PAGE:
Combating Terrorism & Crime: Stealth Probes Track Terrorists Online


Communications interception systems are designed to comply with Lawful Interception (LI) delivery standards. These include norms set by the European Telecommunications Standards Institute (ETSI) as well as the American Telecommunications Industry Association (TIA). However, some agencies are operating ‘above the law’ and are exempt of LI restrictions. Organizations such as the Intelligence and National Security agencies, rely on powerful non-intrusive stealth ‘wire tapping’ known as probes, passively intercepting and monitoring telephony and internet network links, using front-end devices, independently of network operators. These probes can be deployed anywhere, on the trunk links connecting service providers’ networks to each other or within the networks themselves.

Septier, an Israeli communications interception expert is specializing in the development and deployment of such probes. The company developed passive interception devices that can be used covertly, thus not affecting the service to the subscriber, or create any indication to the subscriber, or the network that interception is actually taking place. Given the immense potential of such capability, Sepiter provides their passive interception capability with maximum level of security, to safeguard from unsecured or unauthorized access to the system, from external or internal sources. These are including an extensive permissions mechanism, detailed internal logging as well as different encryption options. The system complies with ETSI and CALEA lawful interception standards, as well as with other regional regulations. Sepiter can intercept, process and decode internet traffic at rates up to 25 Gigabit/second.

These systems are built to collect massive amounts of raw data and information. The data is stored in dedicated fast-performing storage devices, utilizing hundreds of terabytes per system. By utilizing data-mining and pre-programmed reports and analytical tools, users can extract nontrivial insights from stored information, highlighting implicit, previously unknown, and potentially useful information from the collected data.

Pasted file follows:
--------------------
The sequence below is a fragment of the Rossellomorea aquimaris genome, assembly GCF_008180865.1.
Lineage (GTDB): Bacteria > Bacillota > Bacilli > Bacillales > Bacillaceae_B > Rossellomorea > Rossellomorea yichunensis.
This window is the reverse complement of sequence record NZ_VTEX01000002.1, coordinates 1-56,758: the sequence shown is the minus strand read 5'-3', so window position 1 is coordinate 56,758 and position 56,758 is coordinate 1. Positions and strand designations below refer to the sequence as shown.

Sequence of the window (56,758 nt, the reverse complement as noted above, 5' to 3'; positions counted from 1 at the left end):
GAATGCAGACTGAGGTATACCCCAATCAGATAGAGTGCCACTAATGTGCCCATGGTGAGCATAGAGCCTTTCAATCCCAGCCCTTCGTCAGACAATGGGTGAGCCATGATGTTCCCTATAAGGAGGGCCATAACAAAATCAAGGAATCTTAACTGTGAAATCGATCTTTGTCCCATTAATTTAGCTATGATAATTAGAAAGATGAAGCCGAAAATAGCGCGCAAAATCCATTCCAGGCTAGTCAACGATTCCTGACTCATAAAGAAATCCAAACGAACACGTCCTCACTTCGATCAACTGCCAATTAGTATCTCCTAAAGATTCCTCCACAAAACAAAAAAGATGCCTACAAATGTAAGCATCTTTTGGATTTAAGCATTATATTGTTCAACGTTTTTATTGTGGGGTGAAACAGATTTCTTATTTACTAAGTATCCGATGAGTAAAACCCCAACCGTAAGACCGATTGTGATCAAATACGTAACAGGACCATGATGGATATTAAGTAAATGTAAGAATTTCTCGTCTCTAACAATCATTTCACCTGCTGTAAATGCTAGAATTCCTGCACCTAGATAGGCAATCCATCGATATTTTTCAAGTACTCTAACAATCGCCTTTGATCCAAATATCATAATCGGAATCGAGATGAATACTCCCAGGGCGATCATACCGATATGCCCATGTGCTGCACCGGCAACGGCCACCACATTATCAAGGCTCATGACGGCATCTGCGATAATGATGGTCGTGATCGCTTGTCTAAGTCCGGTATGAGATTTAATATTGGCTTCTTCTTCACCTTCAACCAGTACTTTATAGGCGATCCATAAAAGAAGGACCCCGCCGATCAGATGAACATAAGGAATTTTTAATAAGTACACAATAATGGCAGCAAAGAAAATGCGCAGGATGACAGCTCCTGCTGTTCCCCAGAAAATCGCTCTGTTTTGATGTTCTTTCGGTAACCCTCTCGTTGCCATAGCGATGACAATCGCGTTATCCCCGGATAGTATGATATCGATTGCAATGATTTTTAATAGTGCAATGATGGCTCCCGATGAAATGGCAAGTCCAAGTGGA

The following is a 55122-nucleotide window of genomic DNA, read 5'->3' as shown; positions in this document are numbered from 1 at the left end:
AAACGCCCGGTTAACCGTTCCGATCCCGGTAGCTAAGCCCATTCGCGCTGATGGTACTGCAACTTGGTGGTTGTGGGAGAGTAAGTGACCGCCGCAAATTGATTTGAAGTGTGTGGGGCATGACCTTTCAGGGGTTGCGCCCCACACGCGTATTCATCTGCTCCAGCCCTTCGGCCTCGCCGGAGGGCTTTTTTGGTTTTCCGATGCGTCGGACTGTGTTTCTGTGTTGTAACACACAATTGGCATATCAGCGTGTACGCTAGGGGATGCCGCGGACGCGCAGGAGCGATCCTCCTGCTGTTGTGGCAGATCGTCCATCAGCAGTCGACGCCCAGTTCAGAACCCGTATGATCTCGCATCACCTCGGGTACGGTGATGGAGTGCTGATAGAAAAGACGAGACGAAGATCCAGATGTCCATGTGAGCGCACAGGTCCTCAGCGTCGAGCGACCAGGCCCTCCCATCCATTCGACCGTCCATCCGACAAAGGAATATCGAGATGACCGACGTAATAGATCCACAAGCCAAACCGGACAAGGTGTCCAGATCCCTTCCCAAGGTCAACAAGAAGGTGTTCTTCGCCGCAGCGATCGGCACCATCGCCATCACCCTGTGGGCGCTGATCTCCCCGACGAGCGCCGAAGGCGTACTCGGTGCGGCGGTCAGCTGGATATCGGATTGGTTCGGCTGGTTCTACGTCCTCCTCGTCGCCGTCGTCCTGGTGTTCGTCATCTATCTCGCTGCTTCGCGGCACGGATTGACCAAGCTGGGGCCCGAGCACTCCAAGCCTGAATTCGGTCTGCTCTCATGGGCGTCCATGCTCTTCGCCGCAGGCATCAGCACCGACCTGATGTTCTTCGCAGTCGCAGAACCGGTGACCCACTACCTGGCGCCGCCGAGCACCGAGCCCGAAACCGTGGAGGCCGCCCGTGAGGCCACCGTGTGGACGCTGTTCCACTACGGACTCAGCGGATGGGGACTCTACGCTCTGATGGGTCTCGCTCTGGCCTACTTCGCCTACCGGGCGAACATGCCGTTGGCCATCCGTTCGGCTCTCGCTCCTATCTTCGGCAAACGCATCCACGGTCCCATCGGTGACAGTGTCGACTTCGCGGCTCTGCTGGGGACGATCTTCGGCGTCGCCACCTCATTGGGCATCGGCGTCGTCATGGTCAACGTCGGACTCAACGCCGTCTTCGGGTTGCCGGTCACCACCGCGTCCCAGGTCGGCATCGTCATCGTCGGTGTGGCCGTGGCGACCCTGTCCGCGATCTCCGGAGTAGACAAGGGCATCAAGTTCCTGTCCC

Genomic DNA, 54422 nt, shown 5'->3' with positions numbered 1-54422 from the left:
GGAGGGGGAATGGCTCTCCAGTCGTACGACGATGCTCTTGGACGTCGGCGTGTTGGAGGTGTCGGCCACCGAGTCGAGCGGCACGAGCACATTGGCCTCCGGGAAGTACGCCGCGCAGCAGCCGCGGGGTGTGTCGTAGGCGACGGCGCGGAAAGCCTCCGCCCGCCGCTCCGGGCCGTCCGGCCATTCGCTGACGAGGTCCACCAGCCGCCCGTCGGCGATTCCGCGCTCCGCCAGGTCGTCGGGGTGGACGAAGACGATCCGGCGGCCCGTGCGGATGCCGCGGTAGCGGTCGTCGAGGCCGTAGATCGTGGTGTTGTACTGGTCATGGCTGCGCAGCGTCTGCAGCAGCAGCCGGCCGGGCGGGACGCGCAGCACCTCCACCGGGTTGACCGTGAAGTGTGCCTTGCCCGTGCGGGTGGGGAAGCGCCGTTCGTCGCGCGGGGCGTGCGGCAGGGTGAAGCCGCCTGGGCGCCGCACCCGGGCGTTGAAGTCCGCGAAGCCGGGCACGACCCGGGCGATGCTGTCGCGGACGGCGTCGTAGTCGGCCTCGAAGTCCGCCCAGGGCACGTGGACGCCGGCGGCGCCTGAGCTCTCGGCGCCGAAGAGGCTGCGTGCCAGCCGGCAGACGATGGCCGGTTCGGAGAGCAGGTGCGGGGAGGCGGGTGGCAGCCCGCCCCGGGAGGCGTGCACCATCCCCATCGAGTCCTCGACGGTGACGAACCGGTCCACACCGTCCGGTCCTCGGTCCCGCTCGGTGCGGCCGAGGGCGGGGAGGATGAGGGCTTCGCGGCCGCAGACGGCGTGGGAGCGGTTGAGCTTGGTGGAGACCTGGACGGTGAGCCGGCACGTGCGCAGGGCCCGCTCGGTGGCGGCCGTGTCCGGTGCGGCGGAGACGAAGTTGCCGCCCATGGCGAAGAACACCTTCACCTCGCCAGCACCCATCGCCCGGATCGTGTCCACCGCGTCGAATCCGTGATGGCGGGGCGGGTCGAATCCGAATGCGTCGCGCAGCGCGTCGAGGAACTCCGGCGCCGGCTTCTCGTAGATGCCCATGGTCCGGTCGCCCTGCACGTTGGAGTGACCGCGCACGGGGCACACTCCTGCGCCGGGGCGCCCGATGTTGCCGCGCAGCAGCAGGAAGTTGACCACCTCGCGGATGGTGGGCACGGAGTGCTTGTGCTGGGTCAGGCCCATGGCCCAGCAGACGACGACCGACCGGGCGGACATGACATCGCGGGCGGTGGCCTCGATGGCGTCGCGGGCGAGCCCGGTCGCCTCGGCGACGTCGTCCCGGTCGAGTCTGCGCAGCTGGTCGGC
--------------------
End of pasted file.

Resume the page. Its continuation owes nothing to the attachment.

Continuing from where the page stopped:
Today’s communications are not limited to voice or cellular. Even the old copper lines connecting our homes to the land network, have transformed to offer immense broadband communications, enhanced with Asymmetric digital subscriber line (ADSL) and more recently, Very high bit-rate Digital Line Subscriber (VDSL) modems, dramatically increasing data transfer capacity and offering massive multimedia streaming and data transfer, for business and personal use.

Providing law enforcement agencies an insight into potentially illicit use of these new communications technologies, TraceSpan Communications has developed the Phantom family of probes, enabling broadband analysis and monitoring of ADSL and VDSL lines. Earlier this year the company released the latest member of its family, VDSL ‘Phantom 3838’, passive Lawful Interception (LI) monitoring solution for VDSL2 lines. The Phantom provides passive tapping devices that record and store broadband digital information. The probes can monitor both upstream and downstream data simultaneously at high bit rate. Such probes can be installed at virtually any location – at the central office, or in the field, while data is monitored remotely.

To display and analyze the data being intercepted, TraceSpan developed the ‘Phantom Viewer’ monitoring application displaying the network traffic, including internet browsing, Email services, FTP, instant messaging and voice calls in real-time and playback mode. Utilizing this application, the agent monitoring a suspect is able to see all the suspect’s network activity, including web pages visited, identified with properties of the destination pages (target IP); monitoring agents can also retrieve hidden attributes of the information, such as passwords, or hidden email addresses, they can read instant messages and tap IP voice telephony in real time, or play-back on demand.

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